Purpose: BREAKFAST SPEECH TO PACIFIC LIFE; LUNCH SPEECH TO WELLPOINT
Date: May 31, 2000 (1 day)
Expense: $1,626.67
source

Destination: NEW YORK CITY, NY
Sponsor: Morgan Stanley Dean Witter & Co
Purpose: SPEECH TO MSDW GLOBAL PENSIONS GROUP
Date: Jun 5, 2000 (1 day)
Expense: $573.87
source

Destination:
Sponsor: PASSE CLUB INTERNATIONAL
Purpose: SPEECH TO NATIONAL ASSOCIATION OF INSURANCE COMMISSIONERS
Date: Dec 4, 2000
Expense: $562.00
source

Destination: MALI AND GHANA
Sponsor: SAVE THE CHILDREN, OXFAM AND ACADEMY FOR EDUCATIONAL DEVELOPMENT
Purpose: EDUCATIONAL
Date: Jan 21, 2001 (7 days)
Expense: $5,687.10
source

Destination: TOKYO, JAPAN
Sponsor: CENTER FOR STRATEGIC & INT'L STUDIES AND JAPAN EXTERNAL TRADE ORGANIZATION
Purpose: AS GLOBAL AGING INITIATIVE COMMISSION MEMBER, GAVE KEYNOTE ADDRESS AND PLENARY CONFERENCE AND ATTENDED CONFERENCE
Date: Aug 24, 2001 (6 days)
Expense: $8,261.94
source

Destination: SPEAK AT NASRA CONFERENCE IN PROVIDENCE, RI
Sponsor: NATIONAL ASSOCIATION OF STATE RETIREMENT ADMINISTRATORS
Purpose: SPEAK AT ANNUAL CONFERENCE
Date: Aug 2, 2002 (10 days)
Expense: $1,618.94
source

Destination: VISITED POLITICAL LEADERS AND NAAC PARTICIPANT GRADUATES IN PRISHTINA, GJAKOVA, PRIZREN, MITROVICE, AND SUHAREKA, KOSOVA
Sponsor: LUKAJ FOUNDATION
Purpose: REVIEW THE ACHIEVEMENT OF REBUIDING IN KOSOVA SINCE 1999 WAR AND REVIEW THE PROGRESS OF THE NATIONAL ALBANIAN AMERICAN COUNCIL'S HOPE FELLOWSHIP PROGRAM
Date: Nov 23, 2002 (7 days)
Expense: $1,467.00
source

Destination: CONGRESSIONAL TRIP TO ASIA (HONG KONG, TAIWAN AND REPUBLIC OF KOREA)
Sponsor: BETTER HONG KONG FOUNDATION, CHINESE INTERNATIONAL ECONOMIC COORPORATION ASSOCIATION AND KOREA-US EXCHANGE COUNCIL
Purpose: INCREASE KNOWLEDGE OF SECURITY, TRADE, POLITICAL ENVIRONMENTS IN REGION
Date: Feb 14, 2003 (8 days)
Expense: $11,838.30
source

Destination: WASHINGTON, DC-ORLANDO, FL-BISMARCK, ND
Sponsor: NATIONAL COUNCIL ON COMPENSATION INSURANCE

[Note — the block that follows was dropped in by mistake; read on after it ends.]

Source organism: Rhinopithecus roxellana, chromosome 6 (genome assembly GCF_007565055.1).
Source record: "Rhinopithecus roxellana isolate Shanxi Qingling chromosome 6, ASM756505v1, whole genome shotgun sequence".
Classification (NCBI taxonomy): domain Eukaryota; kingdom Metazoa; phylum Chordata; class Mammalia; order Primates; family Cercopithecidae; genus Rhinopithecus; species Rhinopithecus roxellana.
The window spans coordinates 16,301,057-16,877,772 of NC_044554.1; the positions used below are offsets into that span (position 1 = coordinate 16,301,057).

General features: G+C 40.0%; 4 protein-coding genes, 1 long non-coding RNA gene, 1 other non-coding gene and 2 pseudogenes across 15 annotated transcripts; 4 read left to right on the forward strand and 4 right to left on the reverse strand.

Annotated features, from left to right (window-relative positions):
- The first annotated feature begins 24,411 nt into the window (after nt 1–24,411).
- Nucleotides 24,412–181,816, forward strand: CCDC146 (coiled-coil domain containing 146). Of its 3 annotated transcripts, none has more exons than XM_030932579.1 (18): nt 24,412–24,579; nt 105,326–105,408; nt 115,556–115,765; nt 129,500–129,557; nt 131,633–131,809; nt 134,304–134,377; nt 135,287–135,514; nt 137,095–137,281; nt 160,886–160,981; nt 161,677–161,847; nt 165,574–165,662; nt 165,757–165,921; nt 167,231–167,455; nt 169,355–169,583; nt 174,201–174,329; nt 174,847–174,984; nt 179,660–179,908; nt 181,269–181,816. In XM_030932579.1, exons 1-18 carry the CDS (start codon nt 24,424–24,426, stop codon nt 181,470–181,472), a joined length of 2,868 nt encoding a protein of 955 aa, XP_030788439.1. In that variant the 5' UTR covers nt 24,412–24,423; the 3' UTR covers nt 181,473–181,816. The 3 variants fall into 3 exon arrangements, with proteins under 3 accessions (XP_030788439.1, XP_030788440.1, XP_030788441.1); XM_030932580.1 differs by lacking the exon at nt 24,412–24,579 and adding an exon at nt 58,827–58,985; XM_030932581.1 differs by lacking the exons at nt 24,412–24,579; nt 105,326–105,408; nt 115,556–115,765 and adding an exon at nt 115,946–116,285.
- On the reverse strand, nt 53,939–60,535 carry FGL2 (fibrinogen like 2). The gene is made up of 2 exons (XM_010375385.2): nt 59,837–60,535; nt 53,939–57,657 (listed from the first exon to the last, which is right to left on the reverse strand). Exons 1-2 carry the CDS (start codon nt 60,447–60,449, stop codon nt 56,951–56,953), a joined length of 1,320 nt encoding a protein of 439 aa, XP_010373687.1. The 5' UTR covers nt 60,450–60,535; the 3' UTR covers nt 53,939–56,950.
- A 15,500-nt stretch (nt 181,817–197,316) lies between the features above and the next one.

Purpose: KEYNOTE SPEECH AT NCCI'S ANNUAL SYMPOSIUM
Date: May 6, 2004 (1 day)
Expense: $1,688.89
source

Destination: WASHINGTON DC-KOREA-MALAYSIA-BISMARCK, ND
Sponsor: US-Malaysia Exchange Association
Purpose: THIS TRIP WAS DESIGNED TO STRENGTHEN THE BILATERAL RELATIONSHIP BETWEEN THE U.S. AND MALAYSIA AS LONG-TIME ALLIES AND KEY TRADING PARTNERS. THE COMPLETE LIST OF MEETINGS HELD IS ATTACHED
Date: Feb 18, 2005 (7 days)
Expense: $5,786.92
source

Destination: FARGO ND-ROCHESTER, MN-BISMARCK, ND
Sponsor: Americans United to Protect Social Security
Purpose: DISCUSS SOCIAL SECURITY
Date: Mar 24, 2005
Expense: $889.81
source


Congressional staff traveling under the office of Earl Pomeroy

Alane Allman-Dent
Aleta Botts
Karen Frederickson
Joel Fremstad
H Clare Jenkins
Heather Miller
Diane Oakley
Carissa Page
Melanie Rhinehart
A J Wojciak



American RadioWorks |
living-legacy

The Living Legacy

Before the civil rights movement, African Americans were largely barred from white-dominated institutions of higher education. And so black Americans, and their white supporters, founded their own schools, which came to be known as Historically Black Colleges and Universities. HBCU graduates helped launch the civil rights movement, built the black middle class, and staffed the pulpits of black churches and the halls of almost every black primary school before the 1960s. But after desegregation, some people began to ask whether HBCUs had outlived their purpose. Yet for the students who attend them, HBCUs still play a crucial -- and unique -- role. In this documentary, we hear first-person testimony from students about why they chose an HBCU; and we travel to an HBCU that’s in the process of reinventing itself wholesale.

Recent Posts

  • 08.20.15

    The history of HBCUs in America

    Zach Hubert came out of slavery with an adage that he would pass on to his children, and his children's children, and their children down the line. "Get your education," he would always say to them when his family gathered together in later years. "It's the one thing they can't take away from you."
  • 08.20.15

    Lilian Spriggs: ‘When I look at HBCUs, I think of independence’

    Lilian Spriggs is an audio production major at Howard University, from Jackson, Mississippi. After graduation, she wants to work as an on-air personality at a radio station.
  • 08.20.15

    Lysious Ogolo: ‘I didn’t know what a historically black college was’

    Lysious Ogolo is an audio production major at Howard University. He's originally from Nigeria, and moved to the United States with his family in 2008 when he was 18 years old.
  • 08.20.15

    The reinvention of Paul Quinn College

    Paul Quinn College was a sorry sight when Michael Sorrell, the school's fifth president in as many years, drove onto the Dallas campus to see what he was dealing with. As Sorrell looked around campus, he had one thought. How do you save a school that everyone thinks is already dead?